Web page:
If we look at the passage above, we may see the strange way Jesus treated the woman and we may wonder why He was so unfeeling. But there are revealing details within the passage. To begin with, it is clear that the woman had disqualifications that could have prevented her from receiving what she had pleaded for.
Within the Hebraic custom in Jesus’ time, her disqualification was three-fold. Firstly, she was a Syro-Phoenician, a Greek, and thus a Gentile, viewed by the Hebraic community at that time as likened to “dogs” or sinners. Secondly, she was a woman and in her desperation, she must have touched Jesus, a man, in public. Thirdly, she was a woman with a demon-possessed daughter, considered as a curse or a punishment.
Concerning Jesus Himself, this was at a time when Jesus was still on His first mission. He had been born under the Law and He had come to fulfil the Law. At the time of this occurrence, His first mission was unto the Jews. But this was done for our behalf and the woman recognized this.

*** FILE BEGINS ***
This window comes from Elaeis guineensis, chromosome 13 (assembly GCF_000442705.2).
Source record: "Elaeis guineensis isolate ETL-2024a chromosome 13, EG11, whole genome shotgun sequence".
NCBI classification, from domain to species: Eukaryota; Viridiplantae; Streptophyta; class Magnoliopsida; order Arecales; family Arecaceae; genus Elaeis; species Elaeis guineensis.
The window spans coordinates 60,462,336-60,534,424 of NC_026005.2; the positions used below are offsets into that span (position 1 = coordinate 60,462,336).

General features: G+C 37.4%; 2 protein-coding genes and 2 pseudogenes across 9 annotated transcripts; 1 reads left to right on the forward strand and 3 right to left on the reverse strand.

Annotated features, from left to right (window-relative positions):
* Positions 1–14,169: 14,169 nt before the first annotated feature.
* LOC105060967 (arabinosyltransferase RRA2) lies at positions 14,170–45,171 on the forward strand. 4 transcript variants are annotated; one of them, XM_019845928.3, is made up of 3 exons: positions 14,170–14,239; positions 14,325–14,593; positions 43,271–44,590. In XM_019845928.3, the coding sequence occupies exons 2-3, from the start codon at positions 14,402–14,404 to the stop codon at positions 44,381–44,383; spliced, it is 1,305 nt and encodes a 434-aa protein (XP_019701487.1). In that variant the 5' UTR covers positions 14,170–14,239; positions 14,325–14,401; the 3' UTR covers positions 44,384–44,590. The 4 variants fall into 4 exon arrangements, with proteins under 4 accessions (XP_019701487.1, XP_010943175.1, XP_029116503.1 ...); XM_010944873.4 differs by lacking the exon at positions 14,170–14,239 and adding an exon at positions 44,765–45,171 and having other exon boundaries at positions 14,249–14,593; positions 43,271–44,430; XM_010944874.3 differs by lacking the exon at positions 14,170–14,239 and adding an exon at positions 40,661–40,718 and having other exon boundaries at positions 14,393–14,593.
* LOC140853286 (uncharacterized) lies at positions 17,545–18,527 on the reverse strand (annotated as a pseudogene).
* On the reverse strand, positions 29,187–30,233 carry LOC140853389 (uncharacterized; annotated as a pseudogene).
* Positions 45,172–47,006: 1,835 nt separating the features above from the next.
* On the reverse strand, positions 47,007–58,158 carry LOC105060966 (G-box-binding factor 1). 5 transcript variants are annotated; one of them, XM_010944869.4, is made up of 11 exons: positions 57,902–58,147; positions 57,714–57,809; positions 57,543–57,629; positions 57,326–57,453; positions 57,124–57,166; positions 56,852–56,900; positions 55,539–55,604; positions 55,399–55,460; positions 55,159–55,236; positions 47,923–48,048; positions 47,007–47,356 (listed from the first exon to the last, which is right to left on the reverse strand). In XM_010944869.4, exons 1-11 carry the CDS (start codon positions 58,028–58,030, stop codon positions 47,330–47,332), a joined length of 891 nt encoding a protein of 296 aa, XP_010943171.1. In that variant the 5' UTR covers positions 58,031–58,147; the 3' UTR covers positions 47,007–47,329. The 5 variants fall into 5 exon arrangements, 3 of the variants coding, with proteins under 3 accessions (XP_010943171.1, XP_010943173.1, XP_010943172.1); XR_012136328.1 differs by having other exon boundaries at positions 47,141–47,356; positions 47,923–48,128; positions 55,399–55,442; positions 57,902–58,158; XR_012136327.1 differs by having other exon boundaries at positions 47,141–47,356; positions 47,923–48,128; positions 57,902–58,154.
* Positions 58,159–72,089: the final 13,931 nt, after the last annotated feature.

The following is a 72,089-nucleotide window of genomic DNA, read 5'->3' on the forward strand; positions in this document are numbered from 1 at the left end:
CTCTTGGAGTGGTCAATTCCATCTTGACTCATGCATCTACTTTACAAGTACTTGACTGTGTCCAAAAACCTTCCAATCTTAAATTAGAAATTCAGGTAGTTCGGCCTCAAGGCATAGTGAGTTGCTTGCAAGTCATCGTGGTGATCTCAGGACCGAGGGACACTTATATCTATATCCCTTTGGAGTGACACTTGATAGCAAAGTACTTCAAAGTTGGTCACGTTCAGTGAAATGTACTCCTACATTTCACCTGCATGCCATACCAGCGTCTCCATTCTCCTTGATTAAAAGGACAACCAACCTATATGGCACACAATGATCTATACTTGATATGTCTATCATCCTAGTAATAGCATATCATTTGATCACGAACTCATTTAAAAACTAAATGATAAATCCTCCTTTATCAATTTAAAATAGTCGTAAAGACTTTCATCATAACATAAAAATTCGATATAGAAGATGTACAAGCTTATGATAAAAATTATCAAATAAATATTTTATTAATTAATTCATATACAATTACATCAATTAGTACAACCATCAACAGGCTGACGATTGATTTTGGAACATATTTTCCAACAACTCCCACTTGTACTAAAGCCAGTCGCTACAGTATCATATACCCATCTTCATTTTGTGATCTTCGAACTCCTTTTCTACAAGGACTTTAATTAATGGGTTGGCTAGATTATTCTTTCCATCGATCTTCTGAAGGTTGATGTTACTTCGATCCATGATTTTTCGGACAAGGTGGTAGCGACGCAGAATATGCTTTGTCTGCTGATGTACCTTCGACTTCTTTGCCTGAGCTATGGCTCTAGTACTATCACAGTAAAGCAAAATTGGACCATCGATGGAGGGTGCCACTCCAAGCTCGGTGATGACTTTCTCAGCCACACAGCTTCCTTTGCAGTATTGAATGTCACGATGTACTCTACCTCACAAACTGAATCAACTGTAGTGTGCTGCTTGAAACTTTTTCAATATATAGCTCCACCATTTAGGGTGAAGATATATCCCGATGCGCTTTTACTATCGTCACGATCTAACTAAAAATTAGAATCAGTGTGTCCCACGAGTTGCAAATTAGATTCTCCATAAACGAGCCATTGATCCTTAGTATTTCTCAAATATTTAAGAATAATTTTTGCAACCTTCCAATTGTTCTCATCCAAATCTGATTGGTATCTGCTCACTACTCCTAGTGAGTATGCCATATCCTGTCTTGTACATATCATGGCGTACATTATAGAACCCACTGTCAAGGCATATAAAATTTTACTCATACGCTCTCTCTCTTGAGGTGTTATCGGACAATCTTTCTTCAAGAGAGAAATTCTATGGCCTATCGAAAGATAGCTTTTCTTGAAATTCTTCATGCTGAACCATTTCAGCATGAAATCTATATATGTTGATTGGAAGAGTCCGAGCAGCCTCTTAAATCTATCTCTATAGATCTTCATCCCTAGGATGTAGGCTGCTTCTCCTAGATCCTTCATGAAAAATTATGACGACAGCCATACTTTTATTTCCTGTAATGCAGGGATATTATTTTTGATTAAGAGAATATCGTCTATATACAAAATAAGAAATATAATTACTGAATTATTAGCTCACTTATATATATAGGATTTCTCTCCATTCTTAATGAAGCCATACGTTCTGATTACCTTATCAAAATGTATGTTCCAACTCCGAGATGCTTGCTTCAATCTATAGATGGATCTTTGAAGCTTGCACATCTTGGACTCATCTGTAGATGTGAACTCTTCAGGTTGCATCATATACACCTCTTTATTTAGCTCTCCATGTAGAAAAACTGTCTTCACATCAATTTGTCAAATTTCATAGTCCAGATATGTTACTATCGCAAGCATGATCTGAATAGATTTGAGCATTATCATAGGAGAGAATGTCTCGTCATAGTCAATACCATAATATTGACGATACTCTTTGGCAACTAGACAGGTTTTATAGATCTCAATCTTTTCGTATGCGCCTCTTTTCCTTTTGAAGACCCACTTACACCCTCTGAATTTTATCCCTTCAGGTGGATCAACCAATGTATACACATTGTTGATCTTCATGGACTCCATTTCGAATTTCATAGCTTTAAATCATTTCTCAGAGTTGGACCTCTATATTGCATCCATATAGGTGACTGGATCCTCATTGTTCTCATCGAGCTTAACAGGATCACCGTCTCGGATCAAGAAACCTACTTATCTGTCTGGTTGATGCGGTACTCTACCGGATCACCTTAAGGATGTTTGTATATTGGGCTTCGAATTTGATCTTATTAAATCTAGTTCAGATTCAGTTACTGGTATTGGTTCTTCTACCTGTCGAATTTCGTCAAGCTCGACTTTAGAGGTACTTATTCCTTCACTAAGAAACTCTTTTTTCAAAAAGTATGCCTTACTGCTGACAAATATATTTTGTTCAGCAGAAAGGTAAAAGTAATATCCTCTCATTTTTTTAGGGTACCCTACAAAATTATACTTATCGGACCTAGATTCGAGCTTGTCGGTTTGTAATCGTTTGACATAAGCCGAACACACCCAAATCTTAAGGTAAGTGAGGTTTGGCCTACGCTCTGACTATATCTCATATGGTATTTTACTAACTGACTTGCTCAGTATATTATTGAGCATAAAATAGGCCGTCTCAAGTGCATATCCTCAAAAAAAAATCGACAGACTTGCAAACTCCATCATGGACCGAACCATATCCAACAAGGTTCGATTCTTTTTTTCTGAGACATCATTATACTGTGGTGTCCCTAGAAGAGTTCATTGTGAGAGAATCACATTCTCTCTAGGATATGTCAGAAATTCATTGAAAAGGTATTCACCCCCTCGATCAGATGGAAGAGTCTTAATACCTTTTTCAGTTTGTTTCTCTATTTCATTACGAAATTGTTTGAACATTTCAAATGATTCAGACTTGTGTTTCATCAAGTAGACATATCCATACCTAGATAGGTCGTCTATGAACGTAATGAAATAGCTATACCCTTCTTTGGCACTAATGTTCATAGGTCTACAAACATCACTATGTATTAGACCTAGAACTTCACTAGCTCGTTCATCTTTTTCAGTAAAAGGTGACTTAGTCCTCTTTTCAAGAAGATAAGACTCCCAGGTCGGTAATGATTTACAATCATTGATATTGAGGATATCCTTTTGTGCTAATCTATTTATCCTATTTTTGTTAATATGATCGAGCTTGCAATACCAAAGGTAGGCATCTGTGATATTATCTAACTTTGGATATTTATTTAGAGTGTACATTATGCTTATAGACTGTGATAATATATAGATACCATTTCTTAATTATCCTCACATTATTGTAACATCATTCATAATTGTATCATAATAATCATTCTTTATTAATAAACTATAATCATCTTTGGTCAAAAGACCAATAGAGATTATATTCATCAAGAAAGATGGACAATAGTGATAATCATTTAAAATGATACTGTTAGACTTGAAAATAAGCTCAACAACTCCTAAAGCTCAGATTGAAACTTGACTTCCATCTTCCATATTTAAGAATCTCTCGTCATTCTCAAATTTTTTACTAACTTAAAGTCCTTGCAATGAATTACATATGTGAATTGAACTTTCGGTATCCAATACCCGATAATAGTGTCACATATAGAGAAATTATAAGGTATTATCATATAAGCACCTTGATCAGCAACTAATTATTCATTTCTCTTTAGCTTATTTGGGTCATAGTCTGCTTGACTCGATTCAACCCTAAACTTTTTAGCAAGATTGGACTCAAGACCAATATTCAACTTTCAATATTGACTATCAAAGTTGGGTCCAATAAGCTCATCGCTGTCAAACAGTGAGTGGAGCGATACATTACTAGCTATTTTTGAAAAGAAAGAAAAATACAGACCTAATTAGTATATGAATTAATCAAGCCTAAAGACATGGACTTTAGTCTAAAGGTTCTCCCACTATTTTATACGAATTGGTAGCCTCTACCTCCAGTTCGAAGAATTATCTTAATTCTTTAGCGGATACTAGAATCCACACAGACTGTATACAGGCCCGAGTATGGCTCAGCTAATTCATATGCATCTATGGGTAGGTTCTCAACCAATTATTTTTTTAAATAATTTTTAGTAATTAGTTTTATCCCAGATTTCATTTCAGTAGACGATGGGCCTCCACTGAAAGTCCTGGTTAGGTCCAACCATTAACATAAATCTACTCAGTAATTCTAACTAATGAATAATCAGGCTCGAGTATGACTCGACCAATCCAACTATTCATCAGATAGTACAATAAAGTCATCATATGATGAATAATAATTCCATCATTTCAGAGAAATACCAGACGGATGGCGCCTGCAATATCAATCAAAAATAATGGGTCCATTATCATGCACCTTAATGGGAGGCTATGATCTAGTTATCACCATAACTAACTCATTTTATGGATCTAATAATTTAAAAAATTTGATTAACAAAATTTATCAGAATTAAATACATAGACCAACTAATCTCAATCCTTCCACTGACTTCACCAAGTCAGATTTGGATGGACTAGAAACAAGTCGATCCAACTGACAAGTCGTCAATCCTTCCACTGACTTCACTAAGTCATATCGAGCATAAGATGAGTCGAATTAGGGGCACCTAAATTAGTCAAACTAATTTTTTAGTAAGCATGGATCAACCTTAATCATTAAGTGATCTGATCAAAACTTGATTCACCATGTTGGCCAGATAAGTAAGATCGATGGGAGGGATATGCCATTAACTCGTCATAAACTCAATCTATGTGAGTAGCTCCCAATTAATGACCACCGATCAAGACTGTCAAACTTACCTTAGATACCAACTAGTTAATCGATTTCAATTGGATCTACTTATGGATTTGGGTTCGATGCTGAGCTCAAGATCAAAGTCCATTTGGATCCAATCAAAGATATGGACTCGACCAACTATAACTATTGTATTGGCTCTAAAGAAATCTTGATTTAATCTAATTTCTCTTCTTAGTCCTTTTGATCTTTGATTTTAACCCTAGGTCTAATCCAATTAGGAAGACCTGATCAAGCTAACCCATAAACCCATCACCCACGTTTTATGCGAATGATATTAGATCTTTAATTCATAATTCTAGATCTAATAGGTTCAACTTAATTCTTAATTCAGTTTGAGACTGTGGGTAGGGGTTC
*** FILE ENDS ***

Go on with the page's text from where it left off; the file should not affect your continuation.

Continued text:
Bro Vincent shared that beyond these facts, there are other things that Scripture wants to point to us as patterns of instruction. Primarily, the woman recognized her redemption in the crumbs. The thing that stood out about this woman was her intense love for her daughter. Everything that she did in the passage was motivated by that love; she fell at Jesus’ feet, she kept asking, and she even took courage to reply to Jesus after the response she had received.
She recognized Jesus as Lord, and she knew that only Jesus could deliver her daughter. She did not focus on her disqualifications but on Jesus, her qualification. And in her reply to Jesus, she recognized that even the ‘crumbs that fell from the table’ had power. It was an incredible measure of faith.
‘Jesus was moved by her faith,’ bro Vincent shared. ‘This woman had heard the stories about Christ and she could see the greatness of God. She could discern that the bread that Jesus spoke of was Himself. Without knowing, she spoke a prophecy of the Passion (the Fallen Bread) that Christ would undergo on our behalf and of the power of redemption that the Bread of Life (John 6:35) would bring. And Jesus rewarded the woman for her extraordinary faith and delivered the woman’s daughter.